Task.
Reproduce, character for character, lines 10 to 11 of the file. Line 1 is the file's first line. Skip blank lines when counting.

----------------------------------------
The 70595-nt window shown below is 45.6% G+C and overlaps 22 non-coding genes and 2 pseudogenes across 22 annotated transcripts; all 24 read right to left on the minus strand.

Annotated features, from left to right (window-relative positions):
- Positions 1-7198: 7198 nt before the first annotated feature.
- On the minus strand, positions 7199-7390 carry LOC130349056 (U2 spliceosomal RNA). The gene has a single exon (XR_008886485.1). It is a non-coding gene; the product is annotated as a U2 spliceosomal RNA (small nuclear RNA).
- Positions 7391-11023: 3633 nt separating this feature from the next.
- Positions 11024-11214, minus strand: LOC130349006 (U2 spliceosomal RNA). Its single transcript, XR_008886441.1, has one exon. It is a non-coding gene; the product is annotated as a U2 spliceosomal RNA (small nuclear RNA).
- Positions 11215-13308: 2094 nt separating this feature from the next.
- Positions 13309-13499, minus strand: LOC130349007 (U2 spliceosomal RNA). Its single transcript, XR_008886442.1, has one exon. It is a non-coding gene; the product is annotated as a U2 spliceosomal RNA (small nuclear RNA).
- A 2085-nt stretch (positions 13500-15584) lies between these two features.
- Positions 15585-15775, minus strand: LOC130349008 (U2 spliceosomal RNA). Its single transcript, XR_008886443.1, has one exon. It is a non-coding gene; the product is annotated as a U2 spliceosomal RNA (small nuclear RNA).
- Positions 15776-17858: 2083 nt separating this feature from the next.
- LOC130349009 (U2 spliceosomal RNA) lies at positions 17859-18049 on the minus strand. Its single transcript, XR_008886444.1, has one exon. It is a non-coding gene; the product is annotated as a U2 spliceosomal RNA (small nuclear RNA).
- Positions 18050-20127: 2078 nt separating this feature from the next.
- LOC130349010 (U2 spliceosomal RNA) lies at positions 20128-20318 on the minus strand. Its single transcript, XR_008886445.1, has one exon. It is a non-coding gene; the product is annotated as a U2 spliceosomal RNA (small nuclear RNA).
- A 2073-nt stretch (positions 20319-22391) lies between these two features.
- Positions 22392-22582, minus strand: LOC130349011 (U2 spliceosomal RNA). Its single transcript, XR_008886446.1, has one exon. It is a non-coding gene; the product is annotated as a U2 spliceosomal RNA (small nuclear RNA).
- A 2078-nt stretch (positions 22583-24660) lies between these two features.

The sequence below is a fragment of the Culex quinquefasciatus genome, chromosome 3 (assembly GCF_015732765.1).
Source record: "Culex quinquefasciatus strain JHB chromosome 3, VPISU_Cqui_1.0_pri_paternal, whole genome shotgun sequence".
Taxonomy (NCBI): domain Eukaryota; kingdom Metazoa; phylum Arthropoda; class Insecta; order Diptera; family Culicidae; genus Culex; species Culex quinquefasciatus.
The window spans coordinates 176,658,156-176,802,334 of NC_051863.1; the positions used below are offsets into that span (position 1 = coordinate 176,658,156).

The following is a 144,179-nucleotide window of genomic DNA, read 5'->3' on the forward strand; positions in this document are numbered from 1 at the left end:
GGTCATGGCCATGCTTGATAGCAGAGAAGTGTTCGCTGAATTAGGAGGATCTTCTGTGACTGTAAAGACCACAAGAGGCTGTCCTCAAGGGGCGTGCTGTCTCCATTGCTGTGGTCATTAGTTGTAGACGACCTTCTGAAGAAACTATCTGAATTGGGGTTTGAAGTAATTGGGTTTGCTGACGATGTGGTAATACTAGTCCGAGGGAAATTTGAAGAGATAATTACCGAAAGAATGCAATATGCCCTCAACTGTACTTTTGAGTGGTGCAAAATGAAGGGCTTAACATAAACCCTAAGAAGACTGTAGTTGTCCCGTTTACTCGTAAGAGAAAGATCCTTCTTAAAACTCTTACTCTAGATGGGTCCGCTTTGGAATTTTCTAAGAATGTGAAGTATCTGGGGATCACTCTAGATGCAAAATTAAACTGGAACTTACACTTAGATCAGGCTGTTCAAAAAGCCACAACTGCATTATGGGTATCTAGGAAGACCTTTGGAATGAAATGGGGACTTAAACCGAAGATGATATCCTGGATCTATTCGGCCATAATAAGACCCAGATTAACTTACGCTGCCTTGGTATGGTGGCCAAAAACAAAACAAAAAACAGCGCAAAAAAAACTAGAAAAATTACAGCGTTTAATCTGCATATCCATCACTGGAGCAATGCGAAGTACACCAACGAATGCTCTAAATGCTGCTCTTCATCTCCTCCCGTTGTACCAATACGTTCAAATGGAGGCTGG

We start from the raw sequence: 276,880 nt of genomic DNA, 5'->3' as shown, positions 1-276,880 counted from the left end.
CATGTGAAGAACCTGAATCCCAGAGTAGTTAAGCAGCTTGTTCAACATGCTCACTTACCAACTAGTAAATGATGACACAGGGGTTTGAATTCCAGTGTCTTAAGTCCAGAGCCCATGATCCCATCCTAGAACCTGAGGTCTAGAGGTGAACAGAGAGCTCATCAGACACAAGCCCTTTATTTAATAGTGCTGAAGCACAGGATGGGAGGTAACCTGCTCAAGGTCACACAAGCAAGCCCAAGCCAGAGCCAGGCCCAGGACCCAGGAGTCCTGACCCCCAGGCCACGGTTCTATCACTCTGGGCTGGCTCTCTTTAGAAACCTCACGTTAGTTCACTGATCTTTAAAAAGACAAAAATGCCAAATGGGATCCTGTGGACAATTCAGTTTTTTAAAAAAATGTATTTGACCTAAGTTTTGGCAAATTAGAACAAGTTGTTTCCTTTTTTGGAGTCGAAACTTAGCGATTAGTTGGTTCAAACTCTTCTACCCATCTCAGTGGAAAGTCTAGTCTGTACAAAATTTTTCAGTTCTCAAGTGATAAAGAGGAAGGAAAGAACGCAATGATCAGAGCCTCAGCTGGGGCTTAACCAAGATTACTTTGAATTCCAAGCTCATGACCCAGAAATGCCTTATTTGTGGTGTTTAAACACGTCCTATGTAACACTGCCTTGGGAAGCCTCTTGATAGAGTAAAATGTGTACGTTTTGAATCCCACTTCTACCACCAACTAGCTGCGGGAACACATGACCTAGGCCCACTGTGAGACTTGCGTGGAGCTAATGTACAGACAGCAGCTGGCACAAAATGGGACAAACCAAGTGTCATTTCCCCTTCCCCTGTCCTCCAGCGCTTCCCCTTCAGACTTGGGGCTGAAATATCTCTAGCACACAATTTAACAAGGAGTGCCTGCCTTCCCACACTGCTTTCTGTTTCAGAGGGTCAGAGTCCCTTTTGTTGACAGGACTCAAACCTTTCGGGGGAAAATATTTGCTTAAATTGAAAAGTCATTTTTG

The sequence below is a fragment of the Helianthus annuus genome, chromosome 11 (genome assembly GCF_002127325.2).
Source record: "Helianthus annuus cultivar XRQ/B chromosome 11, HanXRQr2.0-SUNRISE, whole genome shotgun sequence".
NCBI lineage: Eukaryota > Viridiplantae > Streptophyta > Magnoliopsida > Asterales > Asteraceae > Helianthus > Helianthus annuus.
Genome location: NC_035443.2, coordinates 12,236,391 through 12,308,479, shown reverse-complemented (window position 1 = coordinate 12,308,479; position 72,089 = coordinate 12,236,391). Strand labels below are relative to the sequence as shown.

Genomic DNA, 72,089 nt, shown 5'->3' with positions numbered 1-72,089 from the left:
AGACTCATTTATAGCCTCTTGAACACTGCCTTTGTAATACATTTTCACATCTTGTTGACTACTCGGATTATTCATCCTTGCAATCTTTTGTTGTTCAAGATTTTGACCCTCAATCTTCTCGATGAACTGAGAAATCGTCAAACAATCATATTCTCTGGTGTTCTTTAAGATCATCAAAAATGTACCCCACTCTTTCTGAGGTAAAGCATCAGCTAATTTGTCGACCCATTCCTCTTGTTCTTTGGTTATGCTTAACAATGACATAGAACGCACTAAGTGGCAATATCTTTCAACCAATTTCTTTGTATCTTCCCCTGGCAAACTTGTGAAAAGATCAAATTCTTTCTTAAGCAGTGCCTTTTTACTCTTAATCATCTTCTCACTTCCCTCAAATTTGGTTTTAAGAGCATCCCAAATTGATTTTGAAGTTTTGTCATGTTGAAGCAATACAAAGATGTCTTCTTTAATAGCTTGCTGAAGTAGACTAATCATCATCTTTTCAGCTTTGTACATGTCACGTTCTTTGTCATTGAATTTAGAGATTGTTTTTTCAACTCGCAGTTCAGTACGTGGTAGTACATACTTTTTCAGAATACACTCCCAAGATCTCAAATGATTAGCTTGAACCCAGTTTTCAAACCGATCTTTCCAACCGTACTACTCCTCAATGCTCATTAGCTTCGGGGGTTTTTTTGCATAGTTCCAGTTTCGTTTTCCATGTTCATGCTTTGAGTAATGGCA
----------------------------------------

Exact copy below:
- Positions 15585-15775, minus strand: LOC130349008 (U2 spliceosomal RNA). Its single transcript, XR_008886443.1, has one exon. It is a non-coding gene; the product is annotated as a U2 spliceosomal RNA (small nuclear RNA).
- Positions 15776-17858: 2083 nt separating this feature from the next.